New water jets to give U.S. Navy littoral combat ships extra punch
By David Szondy
February 6, 2013
The U.S. Navy is fitting new Rolls Royce water jets to its Littoral Combat Ships (LCS). Originally designed for a cancelled ship program, four of the new Axial-Flow Waterjet Mk-1 engines will be fitted over the next two years to the U.S. Navy’s fifth LCS, USS Milwaukee (LCS-5) at the Marinette Marine shipyard in Wisconsin, with ten of the class to follow.
The new water jets replace earlier commercial jet systems and, according to the Navy, can pump out half a million gallons (1.9 million liters) of high-density seawater per minute, pushing the LCS at over 40 knots (46 mph, 74 km/h) while providing more power for less weight.
The engines were developed by Rolls-Royce Naval Marine in collaboration with the Office of Naval Research (ONR) and the Naval Surface Warfare Center, Carderock Division, and their purpose is to increase the speed of the LCS while lowering running costs. They do this in part by reducing cavitation, which is what happens when a poorly engineered propeller or turbine runs at high speed and generates bubbles. When these bubbles collapse, they produce spots of high temperature and shock waves that can severely damage equipment.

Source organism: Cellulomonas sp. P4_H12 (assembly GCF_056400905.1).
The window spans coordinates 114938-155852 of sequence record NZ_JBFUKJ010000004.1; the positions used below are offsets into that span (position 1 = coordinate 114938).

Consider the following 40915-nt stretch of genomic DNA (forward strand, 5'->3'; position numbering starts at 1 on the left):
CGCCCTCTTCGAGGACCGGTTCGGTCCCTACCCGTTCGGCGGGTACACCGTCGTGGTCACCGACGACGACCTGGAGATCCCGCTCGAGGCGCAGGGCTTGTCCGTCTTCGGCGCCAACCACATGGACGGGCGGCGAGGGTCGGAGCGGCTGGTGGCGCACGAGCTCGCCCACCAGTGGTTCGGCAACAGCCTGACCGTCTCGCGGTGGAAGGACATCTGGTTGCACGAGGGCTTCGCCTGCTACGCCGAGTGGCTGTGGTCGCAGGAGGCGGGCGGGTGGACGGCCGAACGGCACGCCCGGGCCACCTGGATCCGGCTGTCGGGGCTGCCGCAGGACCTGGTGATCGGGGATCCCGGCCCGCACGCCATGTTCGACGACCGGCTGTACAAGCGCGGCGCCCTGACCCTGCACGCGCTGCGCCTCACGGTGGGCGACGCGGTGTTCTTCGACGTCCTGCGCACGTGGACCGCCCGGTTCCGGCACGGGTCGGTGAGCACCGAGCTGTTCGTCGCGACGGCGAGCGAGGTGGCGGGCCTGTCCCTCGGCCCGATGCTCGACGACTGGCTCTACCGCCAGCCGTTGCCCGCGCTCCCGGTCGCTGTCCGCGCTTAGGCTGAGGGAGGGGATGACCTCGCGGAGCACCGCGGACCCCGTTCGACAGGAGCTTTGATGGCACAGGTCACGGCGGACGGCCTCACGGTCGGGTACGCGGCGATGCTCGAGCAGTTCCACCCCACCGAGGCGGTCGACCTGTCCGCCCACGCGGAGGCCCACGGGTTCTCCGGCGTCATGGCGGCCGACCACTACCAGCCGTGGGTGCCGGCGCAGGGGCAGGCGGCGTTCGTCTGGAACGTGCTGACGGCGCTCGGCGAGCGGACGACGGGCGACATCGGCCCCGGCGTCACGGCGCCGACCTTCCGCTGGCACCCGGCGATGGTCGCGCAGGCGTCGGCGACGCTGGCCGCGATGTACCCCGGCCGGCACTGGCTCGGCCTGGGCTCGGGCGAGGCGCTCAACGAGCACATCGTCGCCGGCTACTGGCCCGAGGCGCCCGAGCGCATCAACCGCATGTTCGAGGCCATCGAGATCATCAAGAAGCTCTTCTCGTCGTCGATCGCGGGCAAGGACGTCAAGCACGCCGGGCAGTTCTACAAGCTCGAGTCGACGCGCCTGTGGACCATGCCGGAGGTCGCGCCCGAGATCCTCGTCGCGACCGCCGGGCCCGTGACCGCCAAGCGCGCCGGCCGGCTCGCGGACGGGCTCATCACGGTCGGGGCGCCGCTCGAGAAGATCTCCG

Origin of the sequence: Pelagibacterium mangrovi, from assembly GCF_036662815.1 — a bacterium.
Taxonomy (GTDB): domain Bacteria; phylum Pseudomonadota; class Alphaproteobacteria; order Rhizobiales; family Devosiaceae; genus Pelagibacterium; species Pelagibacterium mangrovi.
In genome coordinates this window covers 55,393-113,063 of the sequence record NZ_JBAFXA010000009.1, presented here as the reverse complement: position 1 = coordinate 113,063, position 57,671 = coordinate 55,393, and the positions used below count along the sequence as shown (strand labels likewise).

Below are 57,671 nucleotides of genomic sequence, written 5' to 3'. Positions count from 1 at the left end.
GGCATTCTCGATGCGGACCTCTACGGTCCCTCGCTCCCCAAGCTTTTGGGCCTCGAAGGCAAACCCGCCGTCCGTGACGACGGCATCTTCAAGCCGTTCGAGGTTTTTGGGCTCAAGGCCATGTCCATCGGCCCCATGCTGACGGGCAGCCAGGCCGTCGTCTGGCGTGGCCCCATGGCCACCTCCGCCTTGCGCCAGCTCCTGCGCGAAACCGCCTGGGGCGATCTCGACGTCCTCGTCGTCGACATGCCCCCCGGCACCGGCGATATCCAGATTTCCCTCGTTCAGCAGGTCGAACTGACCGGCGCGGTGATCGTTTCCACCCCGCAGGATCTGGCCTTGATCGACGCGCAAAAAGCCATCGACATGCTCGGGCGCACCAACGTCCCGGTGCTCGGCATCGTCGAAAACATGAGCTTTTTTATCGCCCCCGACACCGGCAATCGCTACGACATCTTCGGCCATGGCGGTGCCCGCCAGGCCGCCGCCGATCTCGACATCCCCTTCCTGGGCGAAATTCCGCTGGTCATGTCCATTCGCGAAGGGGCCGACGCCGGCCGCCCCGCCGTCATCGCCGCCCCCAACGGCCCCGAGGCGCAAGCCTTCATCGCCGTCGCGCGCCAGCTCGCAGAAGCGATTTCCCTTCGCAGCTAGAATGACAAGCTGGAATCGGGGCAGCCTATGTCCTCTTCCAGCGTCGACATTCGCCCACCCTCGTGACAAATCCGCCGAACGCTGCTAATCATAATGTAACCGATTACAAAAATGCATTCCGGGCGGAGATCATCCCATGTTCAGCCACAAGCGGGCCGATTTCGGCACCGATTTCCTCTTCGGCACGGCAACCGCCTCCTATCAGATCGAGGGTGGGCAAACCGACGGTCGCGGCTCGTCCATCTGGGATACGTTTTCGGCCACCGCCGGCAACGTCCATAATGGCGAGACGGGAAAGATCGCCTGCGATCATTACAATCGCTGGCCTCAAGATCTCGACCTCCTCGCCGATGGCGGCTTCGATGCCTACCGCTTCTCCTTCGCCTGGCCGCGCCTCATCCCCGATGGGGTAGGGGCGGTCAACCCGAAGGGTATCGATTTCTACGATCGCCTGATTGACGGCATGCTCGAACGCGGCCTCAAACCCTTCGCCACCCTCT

The LCS are a new class of warships designed to help the Navy deal with post-Cold War naval requirements. They come in two variants, a conventional hull and a trimaran, and are similar to corvettes, though with assault ship capabilities such as a landing deck, a hanger large enough for two SH-60 Sea Hawk helicopters and the ability to launch a small armored assault force. They’re meant to be small, inexpensive and modular with flexible mission capabilities with an emphasis on operating in shallow coastal waters. Much of the design can be swapped out depending on the mission, as too can assets which can be launched from the LCS by smaller vessels, aircraft and unmanned vehicles, which keeps the ship itself out of harm’s way.
A Navy press release said that the Mk-1 will reduce maintenance costs and increase the engine system’s lifespan, though some critics have said that the new jets will be extremely noisy and make it difficult to the LCS to carry out littoral anti-submarine operations.
Source: US Navy
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